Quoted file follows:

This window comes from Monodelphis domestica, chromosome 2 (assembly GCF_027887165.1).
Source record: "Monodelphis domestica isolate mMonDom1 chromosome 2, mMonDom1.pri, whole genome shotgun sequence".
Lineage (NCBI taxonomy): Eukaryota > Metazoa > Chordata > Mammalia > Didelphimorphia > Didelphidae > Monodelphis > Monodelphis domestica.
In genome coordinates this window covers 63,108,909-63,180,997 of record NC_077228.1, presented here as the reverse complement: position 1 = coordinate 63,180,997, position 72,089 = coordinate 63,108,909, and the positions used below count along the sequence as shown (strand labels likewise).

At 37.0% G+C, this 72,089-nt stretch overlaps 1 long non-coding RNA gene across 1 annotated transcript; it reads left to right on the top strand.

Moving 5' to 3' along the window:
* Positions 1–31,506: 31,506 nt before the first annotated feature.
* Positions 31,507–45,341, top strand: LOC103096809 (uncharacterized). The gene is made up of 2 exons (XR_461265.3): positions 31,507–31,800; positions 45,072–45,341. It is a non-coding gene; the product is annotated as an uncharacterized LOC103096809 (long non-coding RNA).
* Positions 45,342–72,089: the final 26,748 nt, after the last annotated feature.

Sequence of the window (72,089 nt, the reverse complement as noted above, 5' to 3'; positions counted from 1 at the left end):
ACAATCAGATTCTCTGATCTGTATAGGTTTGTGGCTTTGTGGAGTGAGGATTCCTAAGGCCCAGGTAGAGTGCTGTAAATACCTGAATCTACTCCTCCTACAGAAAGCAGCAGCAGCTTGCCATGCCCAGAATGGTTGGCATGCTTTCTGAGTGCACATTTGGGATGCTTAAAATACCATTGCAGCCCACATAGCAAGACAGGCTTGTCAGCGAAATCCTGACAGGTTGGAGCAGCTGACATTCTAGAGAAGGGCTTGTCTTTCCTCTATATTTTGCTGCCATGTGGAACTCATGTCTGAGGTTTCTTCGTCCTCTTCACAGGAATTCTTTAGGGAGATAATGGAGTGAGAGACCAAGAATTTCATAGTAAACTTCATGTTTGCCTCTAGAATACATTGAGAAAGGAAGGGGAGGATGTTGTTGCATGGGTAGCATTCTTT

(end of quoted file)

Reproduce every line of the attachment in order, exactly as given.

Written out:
This window comes from Monodelphis domestica, chromosome 2 (assembly GCF_027887165.1).
Source record: "Monodelphis domestica isolate mMonDom1 chromosome 2, mMonDom1.pri, whole genome shotgun sequence".
Lineage (NCBI taxonomy): Eukaryota > Metazoa > Chordata > Mammalia > Didelphimorphia > Didelphidae > Monodelphis > Monodelphis domestica.
In genome coordinates this window covers 63,108,909-63,180,997 of record NC_077228.1, presented here as the reverse complement: position 1 = coordinate 63,180,997, position 72,089 = coordinate 63,108,909, and the positions used below count along the sequence as shown (strand labels likewise).

At 37.0% G+C, this 72,089-nt stretch overlaps 1 long non-coding RNA gene across 1 annotated transcript; it reads left to right on the top strand.

Moving 5' to 3' along the window:
* Positions 1–31,506: 31,506 nt before the first annotated feature.
* Positions 31,507–45,341, top strand: LOC103096809 (uncharacterized). The gene is made up of 2 exons (XR_461265.3): positions 31,507–31,800; positions 45,072–45,341. It is a non-coding gene; the product is annotated as an uncharacterized LOC103096809 (long non-coding RNA).
* Positions 45,342–72,089: the final 26,748 nt, after the last annotated feature.

Sequence of the window (72,089 nt, the reverse complement as noted above, 5' to 3'; positions counted from 1 at the left end):
ACAATCAGATTCTCTGATCTGTATAGGTTTGTGGCTTTGTGGAGTGAGGATTCCTAAGGCCCAGGTAGAGTGCTGTAAATACCTGAATCTACTCCTCCTACAGAAAGCAGCAGCAGCTTGCCATGCCCAGAATGGTTGGCATGCTTTCTGAGTGCACATTTGGGATGCTTAAAATACCATTGCAGCCCACATAGCAAGACAGGCTTGTCAGCGAAATCCTGACAGGTTGGAGCAGCTGACATTCTAGAGAAGGGCTTGTCTTTCCTCTATATTTTGCTGCCATGTGGAACTCATGTCTGAGGTTTCTTCGTCCTCTTCACAGGAATTCTTTAGGGAGATAATGGAGTGAGAGACCAAGAATTTCATAGTAAACTTCATGTTTGCCTCTAGAATACATTGAGAAAGGAAGGGGAGGATGTTGTTGCATGGGTAGCATTCTTT